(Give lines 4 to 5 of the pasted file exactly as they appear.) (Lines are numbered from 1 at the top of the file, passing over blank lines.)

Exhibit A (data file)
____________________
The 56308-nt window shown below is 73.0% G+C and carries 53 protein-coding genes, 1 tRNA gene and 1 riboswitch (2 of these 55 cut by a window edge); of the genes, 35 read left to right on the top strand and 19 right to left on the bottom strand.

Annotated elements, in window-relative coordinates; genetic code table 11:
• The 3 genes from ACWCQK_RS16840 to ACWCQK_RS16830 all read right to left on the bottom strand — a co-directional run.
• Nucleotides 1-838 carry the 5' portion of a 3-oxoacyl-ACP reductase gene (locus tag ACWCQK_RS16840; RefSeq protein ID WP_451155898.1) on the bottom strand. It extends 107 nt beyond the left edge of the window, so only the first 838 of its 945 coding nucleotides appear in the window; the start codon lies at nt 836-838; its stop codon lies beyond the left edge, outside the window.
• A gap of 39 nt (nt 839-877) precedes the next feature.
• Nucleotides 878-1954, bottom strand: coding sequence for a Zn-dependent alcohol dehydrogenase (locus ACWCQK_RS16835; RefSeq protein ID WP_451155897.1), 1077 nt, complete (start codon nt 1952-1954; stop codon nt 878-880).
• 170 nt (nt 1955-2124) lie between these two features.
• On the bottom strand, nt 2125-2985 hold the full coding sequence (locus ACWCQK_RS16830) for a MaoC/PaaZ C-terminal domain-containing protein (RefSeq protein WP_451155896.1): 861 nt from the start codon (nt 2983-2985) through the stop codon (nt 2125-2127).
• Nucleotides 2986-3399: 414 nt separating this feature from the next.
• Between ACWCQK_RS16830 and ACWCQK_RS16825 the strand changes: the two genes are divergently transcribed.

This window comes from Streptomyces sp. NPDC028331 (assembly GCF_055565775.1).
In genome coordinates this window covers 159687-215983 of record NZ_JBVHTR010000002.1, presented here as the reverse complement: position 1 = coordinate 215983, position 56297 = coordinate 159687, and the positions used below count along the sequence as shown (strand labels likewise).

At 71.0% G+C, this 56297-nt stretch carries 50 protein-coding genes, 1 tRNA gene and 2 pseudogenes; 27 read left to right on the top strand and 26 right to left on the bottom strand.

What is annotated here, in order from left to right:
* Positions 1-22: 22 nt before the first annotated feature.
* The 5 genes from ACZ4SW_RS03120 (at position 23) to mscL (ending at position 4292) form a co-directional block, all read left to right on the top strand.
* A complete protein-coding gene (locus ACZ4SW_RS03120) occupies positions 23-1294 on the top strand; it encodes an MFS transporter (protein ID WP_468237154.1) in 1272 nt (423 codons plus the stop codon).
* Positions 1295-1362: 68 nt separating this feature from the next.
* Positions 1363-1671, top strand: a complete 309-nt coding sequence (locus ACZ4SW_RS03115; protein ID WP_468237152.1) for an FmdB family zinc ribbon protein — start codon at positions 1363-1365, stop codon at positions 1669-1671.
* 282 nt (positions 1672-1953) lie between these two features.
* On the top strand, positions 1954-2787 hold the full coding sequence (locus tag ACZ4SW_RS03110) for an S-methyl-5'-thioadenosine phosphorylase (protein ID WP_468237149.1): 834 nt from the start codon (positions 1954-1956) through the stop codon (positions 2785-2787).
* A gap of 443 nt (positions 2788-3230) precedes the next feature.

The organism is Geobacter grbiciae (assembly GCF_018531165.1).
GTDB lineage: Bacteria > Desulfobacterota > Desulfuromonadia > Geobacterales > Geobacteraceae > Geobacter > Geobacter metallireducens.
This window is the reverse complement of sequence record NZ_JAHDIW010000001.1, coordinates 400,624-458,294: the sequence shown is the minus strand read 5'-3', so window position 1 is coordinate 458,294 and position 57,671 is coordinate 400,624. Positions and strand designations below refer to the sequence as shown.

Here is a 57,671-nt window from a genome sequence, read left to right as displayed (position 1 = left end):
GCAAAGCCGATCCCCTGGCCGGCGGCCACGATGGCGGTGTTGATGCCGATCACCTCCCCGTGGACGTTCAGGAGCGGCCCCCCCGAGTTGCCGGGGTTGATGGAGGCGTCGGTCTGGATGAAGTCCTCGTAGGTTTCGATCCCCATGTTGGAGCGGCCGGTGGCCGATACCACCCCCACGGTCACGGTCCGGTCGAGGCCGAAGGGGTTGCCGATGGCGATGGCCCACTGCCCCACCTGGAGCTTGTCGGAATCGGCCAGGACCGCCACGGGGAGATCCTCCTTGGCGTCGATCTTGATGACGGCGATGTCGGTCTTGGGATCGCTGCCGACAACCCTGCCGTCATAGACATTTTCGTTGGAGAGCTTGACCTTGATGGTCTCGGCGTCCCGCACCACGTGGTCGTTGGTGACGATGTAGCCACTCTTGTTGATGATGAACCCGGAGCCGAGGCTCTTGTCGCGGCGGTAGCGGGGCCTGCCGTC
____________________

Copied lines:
• Nucleotides 1-838 carry the 5' portion of a 3-oxoacyl-ACP reductase gene (locus tag ACWCQK_RS16840; RefSeq protein ID WP_451155898.1) on the bottom strand. It extends 107 nt beyond the left edge of the window, so only the first 838 of its 945 coding nucleotides appear in the window; the start codon lies at nt 836-838; its stop codon lies beyond the left edge, outside the window.
• A gap of 39 nt (nt 839-877) precedes the next feature.